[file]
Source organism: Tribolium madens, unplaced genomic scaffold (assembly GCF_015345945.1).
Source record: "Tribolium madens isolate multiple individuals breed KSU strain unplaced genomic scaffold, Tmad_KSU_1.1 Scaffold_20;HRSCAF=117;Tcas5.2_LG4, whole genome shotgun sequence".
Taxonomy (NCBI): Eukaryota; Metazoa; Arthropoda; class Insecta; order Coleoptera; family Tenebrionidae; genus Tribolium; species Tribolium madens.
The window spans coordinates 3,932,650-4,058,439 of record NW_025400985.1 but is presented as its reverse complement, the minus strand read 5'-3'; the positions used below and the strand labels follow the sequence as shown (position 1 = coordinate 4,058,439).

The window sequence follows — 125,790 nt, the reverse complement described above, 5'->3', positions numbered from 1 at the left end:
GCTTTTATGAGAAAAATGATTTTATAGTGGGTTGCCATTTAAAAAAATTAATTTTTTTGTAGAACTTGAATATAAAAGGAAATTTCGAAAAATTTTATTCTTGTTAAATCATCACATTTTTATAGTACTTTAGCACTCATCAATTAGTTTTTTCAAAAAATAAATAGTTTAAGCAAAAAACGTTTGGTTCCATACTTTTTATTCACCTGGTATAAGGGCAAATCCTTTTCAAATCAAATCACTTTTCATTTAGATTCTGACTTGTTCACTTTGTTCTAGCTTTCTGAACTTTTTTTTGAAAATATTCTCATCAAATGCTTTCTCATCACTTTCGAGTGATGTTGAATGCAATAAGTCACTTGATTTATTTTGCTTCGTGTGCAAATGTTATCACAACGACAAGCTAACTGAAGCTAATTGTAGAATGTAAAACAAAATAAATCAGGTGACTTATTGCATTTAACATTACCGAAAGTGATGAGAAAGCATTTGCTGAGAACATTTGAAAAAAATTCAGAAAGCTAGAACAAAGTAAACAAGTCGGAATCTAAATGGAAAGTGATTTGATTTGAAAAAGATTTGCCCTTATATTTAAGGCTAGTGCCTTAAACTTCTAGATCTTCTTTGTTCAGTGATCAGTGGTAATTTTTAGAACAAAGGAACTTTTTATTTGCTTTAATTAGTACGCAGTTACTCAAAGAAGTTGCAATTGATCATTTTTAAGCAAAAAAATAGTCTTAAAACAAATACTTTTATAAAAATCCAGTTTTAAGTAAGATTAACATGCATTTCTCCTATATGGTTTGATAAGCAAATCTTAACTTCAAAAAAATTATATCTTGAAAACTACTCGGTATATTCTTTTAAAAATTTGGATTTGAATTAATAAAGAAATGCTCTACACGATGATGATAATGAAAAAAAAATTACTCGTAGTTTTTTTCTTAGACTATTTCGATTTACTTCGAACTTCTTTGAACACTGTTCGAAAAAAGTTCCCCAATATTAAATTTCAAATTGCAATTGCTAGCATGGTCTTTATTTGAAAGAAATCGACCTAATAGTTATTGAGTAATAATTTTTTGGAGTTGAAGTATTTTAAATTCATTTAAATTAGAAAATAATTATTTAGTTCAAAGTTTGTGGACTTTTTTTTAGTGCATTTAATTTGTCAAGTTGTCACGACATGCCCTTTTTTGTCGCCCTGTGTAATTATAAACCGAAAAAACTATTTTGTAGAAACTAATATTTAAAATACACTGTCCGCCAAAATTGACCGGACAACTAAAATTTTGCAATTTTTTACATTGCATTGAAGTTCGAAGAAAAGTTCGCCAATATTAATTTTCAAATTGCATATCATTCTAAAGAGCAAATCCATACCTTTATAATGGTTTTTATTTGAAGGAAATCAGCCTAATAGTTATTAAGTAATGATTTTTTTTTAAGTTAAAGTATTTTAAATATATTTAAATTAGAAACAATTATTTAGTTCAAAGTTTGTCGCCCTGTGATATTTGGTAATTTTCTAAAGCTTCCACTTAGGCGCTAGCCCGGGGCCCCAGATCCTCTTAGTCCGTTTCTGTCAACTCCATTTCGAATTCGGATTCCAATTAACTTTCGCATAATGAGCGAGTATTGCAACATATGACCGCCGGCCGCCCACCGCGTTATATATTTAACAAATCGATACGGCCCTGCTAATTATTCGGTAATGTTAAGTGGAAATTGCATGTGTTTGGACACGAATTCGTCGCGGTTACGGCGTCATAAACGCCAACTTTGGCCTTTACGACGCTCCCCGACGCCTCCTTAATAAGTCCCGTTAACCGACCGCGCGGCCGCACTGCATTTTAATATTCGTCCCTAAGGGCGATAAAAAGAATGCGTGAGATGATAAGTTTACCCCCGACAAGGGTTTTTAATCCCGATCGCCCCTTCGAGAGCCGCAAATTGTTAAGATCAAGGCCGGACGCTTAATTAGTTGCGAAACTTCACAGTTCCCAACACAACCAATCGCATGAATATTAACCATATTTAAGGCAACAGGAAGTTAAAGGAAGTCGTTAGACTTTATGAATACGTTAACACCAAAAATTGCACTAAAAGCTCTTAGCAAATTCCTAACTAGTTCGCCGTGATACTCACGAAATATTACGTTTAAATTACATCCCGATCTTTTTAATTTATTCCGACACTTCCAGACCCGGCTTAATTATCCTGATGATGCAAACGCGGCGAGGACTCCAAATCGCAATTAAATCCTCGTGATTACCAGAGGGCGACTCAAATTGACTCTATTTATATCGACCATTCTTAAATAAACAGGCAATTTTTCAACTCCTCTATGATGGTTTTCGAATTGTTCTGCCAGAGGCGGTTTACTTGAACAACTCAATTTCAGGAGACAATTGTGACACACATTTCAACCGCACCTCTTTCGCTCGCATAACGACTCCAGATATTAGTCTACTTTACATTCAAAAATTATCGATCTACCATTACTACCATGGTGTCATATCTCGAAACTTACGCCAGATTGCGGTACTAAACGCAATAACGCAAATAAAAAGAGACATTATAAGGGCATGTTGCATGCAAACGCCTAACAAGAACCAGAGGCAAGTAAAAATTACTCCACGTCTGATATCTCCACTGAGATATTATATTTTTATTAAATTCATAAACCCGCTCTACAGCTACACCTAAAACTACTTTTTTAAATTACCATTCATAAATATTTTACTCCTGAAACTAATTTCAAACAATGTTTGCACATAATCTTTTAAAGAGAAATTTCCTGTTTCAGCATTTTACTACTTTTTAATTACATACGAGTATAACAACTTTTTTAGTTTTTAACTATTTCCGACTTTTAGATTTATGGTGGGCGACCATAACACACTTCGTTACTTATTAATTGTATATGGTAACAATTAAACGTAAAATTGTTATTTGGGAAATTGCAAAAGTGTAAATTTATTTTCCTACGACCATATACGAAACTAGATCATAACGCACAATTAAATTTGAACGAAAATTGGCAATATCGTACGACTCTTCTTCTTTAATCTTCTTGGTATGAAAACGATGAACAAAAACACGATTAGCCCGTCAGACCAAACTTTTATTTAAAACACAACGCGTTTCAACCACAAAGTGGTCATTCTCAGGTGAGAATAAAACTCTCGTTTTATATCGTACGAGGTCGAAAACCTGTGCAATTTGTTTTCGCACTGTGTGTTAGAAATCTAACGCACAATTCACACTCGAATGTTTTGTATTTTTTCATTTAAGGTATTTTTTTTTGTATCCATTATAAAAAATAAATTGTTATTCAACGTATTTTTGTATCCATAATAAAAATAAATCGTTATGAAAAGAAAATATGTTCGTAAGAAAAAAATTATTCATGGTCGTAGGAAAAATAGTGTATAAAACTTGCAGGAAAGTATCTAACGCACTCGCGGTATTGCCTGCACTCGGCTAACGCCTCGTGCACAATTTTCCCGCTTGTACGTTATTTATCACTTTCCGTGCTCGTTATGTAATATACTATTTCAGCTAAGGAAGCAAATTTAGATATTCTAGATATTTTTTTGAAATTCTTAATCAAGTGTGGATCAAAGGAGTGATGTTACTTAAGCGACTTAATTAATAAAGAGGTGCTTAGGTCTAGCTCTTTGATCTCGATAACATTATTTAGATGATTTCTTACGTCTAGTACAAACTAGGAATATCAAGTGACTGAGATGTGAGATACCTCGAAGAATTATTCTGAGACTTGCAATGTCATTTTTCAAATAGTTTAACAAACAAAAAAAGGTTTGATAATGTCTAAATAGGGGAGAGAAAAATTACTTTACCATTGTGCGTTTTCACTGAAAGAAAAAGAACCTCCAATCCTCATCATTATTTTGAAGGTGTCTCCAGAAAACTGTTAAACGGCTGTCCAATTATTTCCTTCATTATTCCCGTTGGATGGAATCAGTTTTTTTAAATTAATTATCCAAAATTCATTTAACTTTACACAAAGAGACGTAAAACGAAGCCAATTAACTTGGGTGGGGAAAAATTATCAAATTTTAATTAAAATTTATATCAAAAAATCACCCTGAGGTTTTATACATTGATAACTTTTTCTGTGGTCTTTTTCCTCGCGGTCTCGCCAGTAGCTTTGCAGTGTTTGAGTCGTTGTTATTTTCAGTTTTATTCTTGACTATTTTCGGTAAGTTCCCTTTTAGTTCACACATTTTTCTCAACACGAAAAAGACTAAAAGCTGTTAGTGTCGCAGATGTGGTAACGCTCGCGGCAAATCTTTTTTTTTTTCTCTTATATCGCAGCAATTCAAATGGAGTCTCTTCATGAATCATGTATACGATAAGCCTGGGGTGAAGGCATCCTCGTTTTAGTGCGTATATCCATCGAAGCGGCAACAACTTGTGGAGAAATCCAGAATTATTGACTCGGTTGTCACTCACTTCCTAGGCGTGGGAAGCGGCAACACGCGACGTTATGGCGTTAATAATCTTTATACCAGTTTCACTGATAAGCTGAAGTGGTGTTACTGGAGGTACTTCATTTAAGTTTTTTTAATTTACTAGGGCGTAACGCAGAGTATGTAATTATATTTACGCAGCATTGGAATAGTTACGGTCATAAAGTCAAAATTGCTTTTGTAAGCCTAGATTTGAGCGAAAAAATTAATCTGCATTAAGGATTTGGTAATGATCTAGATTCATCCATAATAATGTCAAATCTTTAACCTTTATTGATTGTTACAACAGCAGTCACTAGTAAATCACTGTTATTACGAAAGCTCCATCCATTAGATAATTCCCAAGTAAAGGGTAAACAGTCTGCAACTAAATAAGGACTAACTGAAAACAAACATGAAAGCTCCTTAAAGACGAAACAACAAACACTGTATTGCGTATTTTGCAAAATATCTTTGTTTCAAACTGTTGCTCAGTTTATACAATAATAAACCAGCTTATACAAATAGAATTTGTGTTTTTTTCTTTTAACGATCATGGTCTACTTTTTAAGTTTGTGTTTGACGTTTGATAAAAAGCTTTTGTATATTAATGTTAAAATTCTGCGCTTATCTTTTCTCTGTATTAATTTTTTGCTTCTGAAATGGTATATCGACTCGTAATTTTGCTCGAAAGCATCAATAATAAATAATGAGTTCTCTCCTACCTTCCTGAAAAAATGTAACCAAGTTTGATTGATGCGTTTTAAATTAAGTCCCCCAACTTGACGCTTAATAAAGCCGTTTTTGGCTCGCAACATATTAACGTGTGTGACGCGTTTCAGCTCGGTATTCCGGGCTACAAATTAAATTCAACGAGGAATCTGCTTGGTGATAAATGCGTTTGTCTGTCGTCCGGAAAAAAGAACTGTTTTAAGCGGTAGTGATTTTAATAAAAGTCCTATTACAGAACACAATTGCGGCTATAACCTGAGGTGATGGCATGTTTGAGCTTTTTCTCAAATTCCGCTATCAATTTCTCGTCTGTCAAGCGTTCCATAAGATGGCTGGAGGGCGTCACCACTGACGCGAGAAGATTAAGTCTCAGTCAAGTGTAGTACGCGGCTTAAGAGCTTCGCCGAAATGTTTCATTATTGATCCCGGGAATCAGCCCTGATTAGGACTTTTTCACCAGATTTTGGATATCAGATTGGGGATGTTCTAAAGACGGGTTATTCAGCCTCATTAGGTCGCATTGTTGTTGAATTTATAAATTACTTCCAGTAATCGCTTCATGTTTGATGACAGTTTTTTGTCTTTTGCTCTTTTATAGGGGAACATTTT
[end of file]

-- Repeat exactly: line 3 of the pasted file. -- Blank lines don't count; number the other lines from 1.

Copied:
Taxonomy (NCBI): Eukaryota; Metazoa; Arthropoda; class Insecta; order Coleoptera; family Tenebrionidae; genus Tribolium; species Tribolium madens.